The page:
An individual patient at risk of experiencing an opioid-related overdose.

                    A family member, friend, or other individual in a position to assist an individual at risk of experiencing an opioid-related overdose. The name of the person receiving the prescription would be inserted as the name of the patient.

                    A person other than an individual that:

o                   acts at the direction of the prescriber or dispensing prescriber;

o                   stores the opioid antagonist in compliance with Part 177 of the code (Pharmacy Practice and Drug Control);

o                   dispenses or administers as opioid antagonist under a valid prescription issued to an individual or a patient; and,

o                   performs the requirements under this provision without charge or compensation.

A prescriber who issues a prescription for or a dispensing prescriber or pharmacist who dispenses an opioid antagonist would not be liable in a civil action for a properly stored and dispensed opioid antagonist that was a proximate cause of injury or death to an individual due to the administration of or failure to administer the opioid antagonist.

In addition, since the bill would allow a prescriber to issue a prescription to a person who was not the prescriber's own patient, or to a relative or friend of the person with a substance use disorder, several provisions in the code that restrict prescribing drugs to only the prescriber's patient or requiring the prescription to contain the patient's full name would be amended to comport with the new provisions.

(Note: According to the National Institute on Drug Abuse, Opioids are medications that relieve pain. They reduce the intensity of pain signals reaching the brain and affect those brain areas controlling emotion, which diminishes the effects of a painful stimulus. Medications that fall within this class include hydrocodone (e.g., Vicodin), oxycodone (e.g., OxyContin, Percocet), morphine (e.g., Kadian, Avinza), codeine, and related drugs. Heroin is an opioid.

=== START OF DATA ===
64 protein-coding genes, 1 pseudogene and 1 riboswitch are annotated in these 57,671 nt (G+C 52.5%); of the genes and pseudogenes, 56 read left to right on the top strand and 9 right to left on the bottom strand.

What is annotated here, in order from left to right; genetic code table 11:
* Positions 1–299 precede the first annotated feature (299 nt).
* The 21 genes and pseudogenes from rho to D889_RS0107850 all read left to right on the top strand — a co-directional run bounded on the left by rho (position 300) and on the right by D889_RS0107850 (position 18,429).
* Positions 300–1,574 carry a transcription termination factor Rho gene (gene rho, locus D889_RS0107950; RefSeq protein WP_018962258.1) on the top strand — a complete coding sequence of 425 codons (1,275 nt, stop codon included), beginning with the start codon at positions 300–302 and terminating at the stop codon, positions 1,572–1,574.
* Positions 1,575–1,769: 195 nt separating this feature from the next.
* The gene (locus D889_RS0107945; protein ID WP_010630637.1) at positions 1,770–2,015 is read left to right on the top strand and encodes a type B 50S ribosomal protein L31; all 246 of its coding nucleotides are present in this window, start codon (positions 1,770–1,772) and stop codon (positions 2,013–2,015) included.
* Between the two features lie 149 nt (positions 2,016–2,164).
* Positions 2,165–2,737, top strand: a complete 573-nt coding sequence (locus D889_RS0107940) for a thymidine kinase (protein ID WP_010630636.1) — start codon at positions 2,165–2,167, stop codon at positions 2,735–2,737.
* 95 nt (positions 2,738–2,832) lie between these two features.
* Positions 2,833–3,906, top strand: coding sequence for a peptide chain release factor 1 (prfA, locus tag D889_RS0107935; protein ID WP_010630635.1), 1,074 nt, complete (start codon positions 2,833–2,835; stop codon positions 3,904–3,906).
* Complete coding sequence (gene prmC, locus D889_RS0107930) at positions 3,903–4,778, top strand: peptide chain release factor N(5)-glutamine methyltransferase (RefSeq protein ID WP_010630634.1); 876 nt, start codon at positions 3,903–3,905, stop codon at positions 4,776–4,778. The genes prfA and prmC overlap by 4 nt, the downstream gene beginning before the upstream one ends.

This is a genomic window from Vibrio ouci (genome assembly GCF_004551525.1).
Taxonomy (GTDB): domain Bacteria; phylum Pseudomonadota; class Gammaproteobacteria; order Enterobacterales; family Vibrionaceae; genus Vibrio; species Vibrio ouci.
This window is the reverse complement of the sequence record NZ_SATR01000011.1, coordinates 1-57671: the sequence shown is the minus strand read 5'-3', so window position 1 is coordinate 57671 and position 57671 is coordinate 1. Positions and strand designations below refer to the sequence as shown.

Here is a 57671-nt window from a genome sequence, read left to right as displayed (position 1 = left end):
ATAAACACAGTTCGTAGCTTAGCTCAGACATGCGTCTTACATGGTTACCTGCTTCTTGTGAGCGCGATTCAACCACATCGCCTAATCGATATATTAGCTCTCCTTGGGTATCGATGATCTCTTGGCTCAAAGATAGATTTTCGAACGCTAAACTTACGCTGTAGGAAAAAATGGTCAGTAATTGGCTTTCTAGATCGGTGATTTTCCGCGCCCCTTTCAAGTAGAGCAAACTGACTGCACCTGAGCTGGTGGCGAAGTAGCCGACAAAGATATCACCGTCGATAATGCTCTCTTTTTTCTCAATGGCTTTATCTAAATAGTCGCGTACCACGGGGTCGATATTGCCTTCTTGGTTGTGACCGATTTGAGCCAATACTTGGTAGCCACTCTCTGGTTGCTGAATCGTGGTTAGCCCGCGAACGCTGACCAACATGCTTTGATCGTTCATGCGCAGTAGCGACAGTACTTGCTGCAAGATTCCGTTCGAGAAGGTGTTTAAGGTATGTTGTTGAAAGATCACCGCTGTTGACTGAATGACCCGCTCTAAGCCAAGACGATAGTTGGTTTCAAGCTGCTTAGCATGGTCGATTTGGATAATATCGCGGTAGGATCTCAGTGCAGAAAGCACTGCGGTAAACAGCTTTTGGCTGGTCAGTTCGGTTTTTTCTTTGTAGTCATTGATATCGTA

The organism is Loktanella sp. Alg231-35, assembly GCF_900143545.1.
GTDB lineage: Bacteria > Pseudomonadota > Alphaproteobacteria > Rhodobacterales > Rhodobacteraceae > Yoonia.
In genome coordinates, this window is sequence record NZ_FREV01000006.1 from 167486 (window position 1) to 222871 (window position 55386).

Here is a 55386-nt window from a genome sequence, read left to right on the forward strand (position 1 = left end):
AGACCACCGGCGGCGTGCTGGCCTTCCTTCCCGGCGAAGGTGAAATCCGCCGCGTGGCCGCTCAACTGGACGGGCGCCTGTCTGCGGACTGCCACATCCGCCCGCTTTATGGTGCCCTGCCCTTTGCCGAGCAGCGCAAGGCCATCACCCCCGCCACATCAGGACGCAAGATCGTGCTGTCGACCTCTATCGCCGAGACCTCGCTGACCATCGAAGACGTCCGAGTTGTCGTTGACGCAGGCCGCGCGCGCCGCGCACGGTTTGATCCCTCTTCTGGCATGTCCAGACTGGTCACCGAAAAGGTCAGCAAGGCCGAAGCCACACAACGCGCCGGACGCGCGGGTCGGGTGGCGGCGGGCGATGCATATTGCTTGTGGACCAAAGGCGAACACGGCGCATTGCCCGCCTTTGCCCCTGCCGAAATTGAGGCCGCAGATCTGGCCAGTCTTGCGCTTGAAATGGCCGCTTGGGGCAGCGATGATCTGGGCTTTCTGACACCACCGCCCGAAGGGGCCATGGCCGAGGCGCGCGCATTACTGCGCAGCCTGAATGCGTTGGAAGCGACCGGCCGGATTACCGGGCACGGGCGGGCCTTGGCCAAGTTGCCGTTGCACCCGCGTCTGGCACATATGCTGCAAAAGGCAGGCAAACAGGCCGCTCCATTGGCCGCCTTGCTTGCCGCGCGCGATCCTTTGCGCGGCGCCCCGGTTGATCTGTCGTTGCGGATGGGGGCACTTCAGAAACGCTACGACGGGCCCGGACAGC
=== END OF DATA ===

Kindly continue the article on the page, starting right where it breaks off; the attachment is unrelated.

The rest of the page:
FISCAL IMPACT:

House Bill 5404 as introduced has no direct state fiscal implications for the Department of Community Health. The bill may have a fiscal impact on local units of government that provide or contract for emergency medical services, related to the bill's requirements to equip each life support vehicle with opioid antagonists, and to train personnel to administer opioid antagonists.

BRIEF DISSUSSION:

Heroin and other narcotic use in the state has been increasing over the past several years, and as a result, so have drug overdoses. Reportedly, there were more deaths from drug overdoses in 2011 than from vehicle accidents. Medications known as "opioid antagonists" have the ability to reverse the effects of a narcotic overdose. At least 18 states and the District of Columbia have laws allowing medical professionals to prescribe and administer such drugs (primarily, naloxone, or Narcan). Apparently, there have been tens of thousands of successful overdose reversals. It has been recommended that Michigan follow the lead of these other states and allow for doctors to prescribe; pharmacists to dispense; and first responders, family members, medical personnel, friends of addicts, and other individuals such as staff at residential treatment facilities to administer naloxone to a person in the throes of a drug overdose. Supporters say the ability to save a person from an otherwise deadly overdose may enable the person to live long enough to kick the addiction and once again live a productive life.

POSITIONS:

The following entities testified in support or indicated support for the bills on 5-8-14:

Families Against Narcotics (HB 5404 & 5407)

Representative Bill LaVoy

Michigan Society of Addiction Medicine

Michigan Association of Family Physicians

Michigan Association of Medical Examiners

Grand Rapids Red Project

Michigan Pharmacists Association

Michigan State Psychiatric Association

Deputy Sheriff's Association of Michigan

The Oakland County Sheriff

Prosecuting Attorneys Association of Michigan (HB 5405-5407)

Michigan State Medical Society

Michigan College of Emergency Physicians

The Michigan Department of Community Health indicated a neutral position on HB 5404 and 5407. (5-14-14)

The Michigan Association of Ambulance Services indicated a neutral position on the bills. (5-8-14)

Legislative Analyst: Susan Stutzky

Josh Roesner

Fiscal Analyst: Susan Frey

This analysis was prepared by nonpartisan House staff for use by House members in their deliberations, and does not constitute an official statement of legislative intent.